I’m with you 100% in your battle with the Treasury over the next few weeks.
I can’t think of a better person to go the distance with the Chancellor, in seeking to ensure the Government sticks with its commitment to protecting the poorest and most vulnerable in the forthcoming Spending Review. I wish you every luck, as I don’t get the impression that the Chancellor has much of an idea what it means to struggle to make ends meet.
Stick to your guns. Your bold ideas for radically simplifying the benefits system are amongst the best to have come out of any Government in the past ten years. Your proposals are not only timely but should be welcomed by all those find the current benefits system too complicated. They are a once in a generation opportunity to tackle one of the root causes of poverty. Don’t let Gideon ruin them!
More than 10 years ago, the Labour Government raised – and then dashed – the prospects of a major reform of the welfare system – but the need has never gone away. Ten years ago, Church Action on Poverty produced very similar proposals to those you published in July.
Ten years ago, when we brought together a group of people with personal experience of living on benefits, to come up with their own proposals for welfare reform, they concluded:
“The current system of benefits gives every appearance of being designed by and for experts and it is certainly impossible for the majority of its users to understand. Claimants are often unclear of the effect that taking work will have on their benefits – many assume that this will result in their losing all benefits entitlements. Certainly many have no means of knowing how much benefit they would be entitled too before accepting the offer of a job. The existence of so many different benefits, each with a separate regulatory regime may make bureaucratic sense, but it makes absolutely no sense to claimants.
The tax and benefits system is unfair and traps people in poverty and unemployment. It is not possible to reform the system as it currently stands. It may be possible to reduce some of its worst aspects by tinkering with starting rates of tax and benefit tapers, but the inherent inequality in the way that tax-payers and benefits recipients are treated will remain. Policy-makers and politicians must take this opportunity to consider a total reconfiguring of the tax and benefits syste. Without this, it is impossible to imagine that any changes will do more than transform an awful system into a bad one.”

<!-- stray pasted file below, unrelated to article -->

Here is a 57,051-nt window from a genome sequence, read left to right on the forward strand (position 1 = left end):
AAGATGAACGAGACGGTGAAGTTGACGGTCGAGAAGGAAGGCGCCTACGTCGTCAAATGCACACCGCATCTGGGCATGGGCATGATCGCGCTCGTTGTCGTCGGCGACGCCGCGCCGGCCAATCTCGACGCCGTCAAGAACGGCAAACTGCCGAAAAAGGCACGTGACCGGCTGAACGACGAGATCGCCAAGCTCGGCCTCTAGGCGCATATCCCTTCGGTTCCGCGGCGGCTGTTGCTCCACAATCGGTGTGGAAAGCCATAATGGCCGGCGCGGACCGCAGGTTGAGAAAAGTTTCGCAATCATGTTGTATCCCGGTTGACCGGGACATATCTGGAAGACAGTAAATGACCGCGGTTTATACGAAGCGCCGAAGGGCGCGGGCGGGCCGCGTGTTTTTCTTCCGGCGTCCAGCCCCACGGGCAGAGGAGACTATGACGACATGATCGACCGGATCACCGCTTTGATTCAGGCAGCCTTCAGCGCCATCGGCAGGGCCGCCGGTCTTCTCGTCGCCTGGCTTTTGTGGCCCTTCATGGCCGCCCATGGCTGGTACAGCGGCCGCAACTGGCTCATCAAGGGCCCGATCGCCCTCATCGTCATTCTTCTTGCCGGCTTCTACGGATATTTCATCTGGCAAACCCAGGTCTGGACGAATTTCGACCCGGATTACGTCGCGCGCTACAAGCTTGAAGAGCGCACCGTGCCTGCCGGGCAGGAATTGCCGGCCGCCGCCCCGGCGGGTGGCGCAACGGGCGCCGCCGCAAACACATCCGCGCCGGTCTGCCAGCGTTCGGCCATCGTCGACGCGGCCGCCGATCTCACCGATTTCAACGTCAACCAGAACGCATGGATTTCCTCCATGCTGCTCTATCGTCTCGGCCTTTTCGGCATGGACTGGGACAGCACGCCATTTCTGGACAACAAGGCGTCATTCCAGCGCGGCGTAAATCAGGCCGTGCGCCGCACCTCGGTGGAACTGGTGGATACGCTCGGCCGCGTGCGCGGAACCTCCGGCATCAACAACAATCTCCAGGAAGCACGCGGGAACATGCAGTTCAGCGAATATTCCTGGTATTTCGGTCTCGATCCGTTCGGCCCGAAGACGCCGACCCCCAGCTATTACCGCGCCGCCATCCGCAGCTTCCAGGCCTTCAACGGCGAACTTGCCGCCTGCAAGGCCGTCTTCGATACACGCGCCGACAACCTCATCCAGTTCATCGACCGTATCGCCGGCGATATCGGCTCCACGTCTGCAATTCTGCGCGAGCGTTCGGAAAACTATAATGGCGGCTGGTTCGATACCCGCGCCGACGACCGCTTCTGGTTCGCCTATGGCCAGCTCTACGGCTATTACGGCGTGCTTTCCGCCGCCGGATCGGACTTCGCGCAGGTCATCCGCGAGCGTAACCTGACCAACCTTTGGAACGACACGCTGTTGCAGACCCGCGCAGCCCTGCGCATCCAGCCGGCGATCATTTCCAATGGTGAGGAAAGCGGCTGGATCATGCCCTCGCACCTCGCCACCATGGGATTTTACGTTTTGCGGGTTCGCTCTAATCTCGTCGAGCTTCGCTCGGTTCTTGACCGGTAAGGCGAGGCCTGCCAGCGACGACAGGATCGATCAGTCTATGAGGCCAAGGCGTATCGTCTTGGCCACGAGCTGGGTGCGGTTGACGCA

So, I’m with you 100% of the way in your battle with the Treasury, to make the funds available to put these proposals into effect.
But, please, please, rethink your reforms of Housing Benefit. You went on record earlier in the year encouraging unemployed people to up sticks and move to find work. But your cuts to Housing Benefit will make this almost impossible.
I’m sure by now you must realize that the changes in Housing Benefit are going to price people in low paid work out of many of the wealthiest parts of the country – precisely the places where you want them to find work.
According to your own Department, families in London will lose on average £22 a week – with many – especially those in inner London loosing much much more. In Westminster 1,360 households in two-bedroom properties will see their contribution to rent reduced by an average of £140 a week or £998 a month.
I’m sure you don’t want to price poor families out of Central London, or other parts of the country – but this seems to be the effect of your policies. So please, please think again.
More than anyone else in Government, you understand how poverty blights the lives of families and whole communities. Your personal commitment to improving the quality of life for the worst off in Britain is beyond question.
And I’m sure you take heart from the words of the Prime Minister, just before the Election, when he wrote that “In these difficult times, a Conservative government will tackle inequality, tear down the barriers to progress and social mobility, and we will ensure that fairness is at the heart of our approach to tackling the deficit.”
Our Christian faith means our first thought is for the poorest and most vulnerable. So when you go out to bat against the Chancellor over the coming weeks, we’ll be there with you – in spirit – if not in person.